According to the report, the clearest instances of waste in Gulf Coast reconstruction are the contracting pyramids schemes – layers of subcontracting that turn an easy profit for the many middlemen. This layering creates distance between corporations such as Halliburton subsidiary Kellogg, Brown & Root (KBR) and the subcontractor that ultimately performs the work. It allows KBR, for example, to plead ignorance when labor abuses are uncovered, as happened when a subcontractor was caught employing undocumented immigrants late last year and accused of mistreating them.

I like this part:

The report also alleges that many workers, both undocumented and otherwise, remain unpaid. As also reported by The NewStandard, immigrant workers – many of them undocumented – were drawn to the disaster zone by promises of high wages and plentiful work. When they arrive, many face hazardous work conditions and often are stiffed out of pay.

Slavery is the new capitalism.

Let’s look at some of the comments made by the President yesterday:

Q Thank you, Mr. President. As you know, the one-year anniversary of Katrina is coming up. And there are a lot of retrospectives about what went wrong down there last year. Specifically, what has your administration done in the past year to help the folks down there, and what remains to be done?

THE PRESIDENT: Thanks. You know, I went to New Orleans, in Jackson Square, and made a commitment that we would help the people there recover. I also want the people down there to understand that it’s going to take a while to recover. This was a huge storm.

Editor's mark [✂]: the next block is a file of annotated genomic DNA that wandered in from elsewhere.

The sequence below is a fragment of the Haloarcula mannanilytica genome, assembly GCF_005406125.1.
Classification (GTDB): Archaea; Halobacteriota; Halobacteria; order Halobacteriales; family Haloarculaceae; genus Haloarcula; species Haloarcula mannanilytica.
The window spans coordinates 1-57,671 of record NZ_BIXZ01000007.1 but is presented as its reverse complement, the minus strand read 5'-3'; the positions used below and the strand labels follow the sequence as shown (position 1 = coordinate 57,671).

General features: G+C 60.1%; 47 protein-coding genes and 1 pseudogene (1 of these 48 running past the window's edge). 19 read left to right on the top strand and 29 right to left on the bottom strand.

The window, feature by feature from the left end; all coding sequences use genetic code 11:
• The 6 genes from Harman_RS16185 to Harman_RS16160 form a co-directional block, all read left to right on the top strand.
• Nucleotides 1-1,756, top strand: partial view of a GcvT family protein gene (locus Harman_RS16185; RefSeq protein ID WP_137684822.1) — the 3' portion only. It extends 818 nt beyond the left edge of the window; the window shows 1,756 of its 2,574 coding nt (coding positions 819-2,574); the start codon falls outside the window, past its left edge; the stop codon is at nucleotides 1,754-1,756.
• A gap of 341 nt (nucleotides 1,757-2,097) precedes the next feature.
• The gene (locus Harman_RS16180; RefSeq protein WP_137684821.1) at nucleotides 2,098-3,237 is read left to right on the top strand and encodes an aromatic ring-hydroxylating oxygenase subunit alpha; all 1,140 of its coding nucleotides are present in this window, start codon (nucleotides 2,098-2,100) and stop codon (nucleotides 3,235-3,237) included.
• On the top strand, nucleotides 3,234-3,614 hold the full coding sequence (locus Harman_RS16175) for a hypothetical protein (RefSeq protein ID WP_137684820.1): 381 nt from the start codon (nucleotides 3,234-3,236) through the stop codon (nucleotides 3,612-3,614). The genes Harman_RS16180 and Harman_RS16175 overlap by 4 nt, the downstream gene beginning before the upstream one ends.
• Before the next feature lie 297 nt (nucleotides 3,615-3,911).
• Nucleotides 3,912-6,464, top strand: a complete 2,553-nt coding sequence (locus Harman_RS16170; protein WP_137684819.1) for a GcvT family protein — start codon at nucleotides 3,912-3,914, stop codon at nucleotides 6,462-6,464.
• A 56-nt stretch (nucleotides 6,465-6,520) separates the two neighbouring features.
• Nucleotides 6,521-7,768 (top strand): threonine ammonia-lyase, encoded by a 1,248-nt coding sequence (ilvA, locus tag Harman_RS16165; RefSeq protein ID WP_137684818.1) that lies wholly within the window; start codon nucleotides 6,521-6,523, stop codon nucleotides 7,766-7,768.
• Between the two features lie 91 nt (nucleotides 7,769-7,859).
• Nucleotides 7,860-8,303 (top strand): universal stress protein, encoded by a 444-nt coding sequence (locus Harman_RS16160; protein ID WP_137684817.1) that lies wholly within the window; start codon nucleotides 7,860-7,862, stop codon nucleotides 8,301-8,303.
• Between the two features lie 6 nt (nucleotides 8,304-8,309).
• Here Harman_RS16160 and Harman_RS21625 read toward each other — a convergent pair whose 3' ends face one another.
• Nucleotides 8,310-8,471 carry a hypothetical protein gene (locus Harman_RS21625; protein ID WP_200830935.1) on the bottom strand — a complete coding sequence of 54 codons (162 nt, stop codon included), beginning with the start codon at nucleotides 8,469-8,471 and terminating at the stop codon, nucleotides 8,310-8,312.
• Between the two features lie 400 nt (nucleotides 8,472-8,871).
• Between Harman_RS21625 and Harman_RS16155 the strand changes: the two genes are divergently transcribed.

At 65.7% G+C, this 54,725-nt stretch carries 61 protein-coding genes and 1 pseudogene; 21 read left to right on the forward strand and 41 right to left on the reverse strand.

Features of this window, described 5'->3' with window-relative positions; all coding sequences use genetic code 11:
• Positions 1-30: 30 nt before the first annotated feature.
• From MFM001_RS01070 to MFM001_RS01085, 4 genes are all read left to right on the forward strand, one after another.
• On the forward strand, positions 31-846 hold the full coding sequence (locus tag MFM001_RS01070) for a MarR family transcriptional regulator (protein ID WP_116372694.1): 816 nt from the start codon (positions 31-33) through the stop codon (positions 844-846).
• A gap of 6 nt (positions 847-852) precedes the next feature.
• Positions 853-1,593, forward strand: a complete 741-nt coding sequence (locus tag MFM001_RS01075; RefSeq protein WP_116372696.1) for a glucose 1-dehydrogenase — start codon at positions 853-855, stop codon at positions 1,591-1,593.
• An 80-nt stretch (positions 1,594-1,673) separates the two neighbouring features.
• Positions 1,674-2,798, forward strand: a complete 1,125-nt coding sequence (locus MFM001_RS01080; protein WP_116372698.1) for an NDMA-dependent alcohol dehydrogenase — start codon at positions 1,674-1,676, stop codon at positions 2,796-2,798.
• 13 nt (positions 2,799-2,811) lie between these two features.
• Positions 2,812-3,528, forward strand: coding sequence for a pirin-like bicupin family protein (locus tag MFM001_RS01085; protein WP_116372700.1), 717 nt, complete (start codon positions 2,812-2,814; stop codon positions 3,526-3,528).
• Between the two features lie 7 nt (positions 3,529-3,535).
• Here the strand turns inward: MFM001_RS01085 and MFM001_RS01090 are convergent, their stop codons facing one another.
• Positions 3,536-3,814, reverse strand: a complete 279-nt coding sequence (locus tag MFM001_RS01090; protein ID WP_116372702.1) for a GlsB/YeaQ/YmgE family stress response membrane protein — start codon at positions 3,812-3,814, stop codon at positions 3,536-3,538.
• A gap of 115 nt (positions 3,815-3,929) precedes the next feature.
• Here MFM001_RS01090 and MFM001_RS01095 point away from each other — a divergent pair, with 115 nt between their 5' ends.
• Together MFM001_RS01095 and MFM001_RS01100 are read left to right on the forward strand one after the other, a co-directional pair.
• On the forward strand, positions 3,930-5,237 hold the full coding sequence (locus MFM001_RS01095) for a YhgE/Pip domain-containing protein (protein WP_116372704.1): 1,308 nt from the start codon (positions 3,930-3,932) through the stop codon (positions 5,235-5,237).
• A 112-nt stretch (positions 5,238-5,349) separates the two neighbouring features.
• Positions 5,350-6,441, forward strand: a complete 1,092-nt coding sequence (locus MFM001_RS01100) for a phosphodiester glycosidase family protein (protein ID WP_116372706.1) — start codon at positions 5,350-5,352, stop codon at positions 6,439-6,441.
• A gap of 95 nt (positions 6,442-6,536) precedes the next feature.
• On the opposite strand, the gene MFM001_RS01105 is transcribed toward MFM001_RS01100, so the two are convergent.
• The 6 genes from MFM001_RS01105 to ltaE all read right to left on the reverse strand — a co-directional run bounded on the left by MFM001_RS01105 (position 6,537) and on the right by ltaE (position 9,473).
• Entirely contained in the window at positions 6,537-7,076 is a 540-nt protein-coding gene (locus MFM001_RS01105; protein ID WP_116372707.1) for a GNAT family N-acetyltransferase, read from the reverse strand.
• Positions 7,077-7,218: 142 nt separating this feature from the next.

First things — the first thing that’s necessary to help the recovery is money. And our government has committed over $110 billion to help. Of that, a lot of money went to — went out the door to help people adjust from having to be moved because of the storm. And then there’s rental assistance, infrastructure repair, debris removal. Mississippi removed about 97 percent, 98 percent of its — what they call dry debris. We’re now in the process of getting debris from the water removed. Louisiana is slower in terms of getting debris removed. The money is available to help remove that debris. People can get after it, and I would hope they would.

Q What —

THE PRESIDENT: Let me finish. Thank you.

We provided about $1.8 billion for education. That money has gone out the door. We want those schools up and running. As I understand, the schools are running now in New Orleans, a lot of schools are.

Only 29 percent of those schools are open, according to the McClatchy Newspapers report quoted above.

Flood insurance, we’re spending money on flood insurance. There is more work to be done, particularly when it comes to housing. We’ve spent about — appropriated about $16 billion, $17 billion for direct housing grants to people in the Gulf Coast and in Louisiana.

I’m not sure to which “$17 billion for direct housing grants” the President refers. I googled and learned that there is a program called “Road Home” that has $7.5 billion for individual grants to Louisiana homeowners who want to rebuild and repair, and another $1.7 billion for relocation. And as of today, guess how much of the housing grant money has made it into the hands of homeowners?

Zero. However, 42 homeowners should get checks by the end of this week.

The program was delayed at several points. It took Congress ten months to allocate the money, and Governor Kathleen Blanco held it up a couple more months to make sure safeguards were in place to prevent fraudulent claims.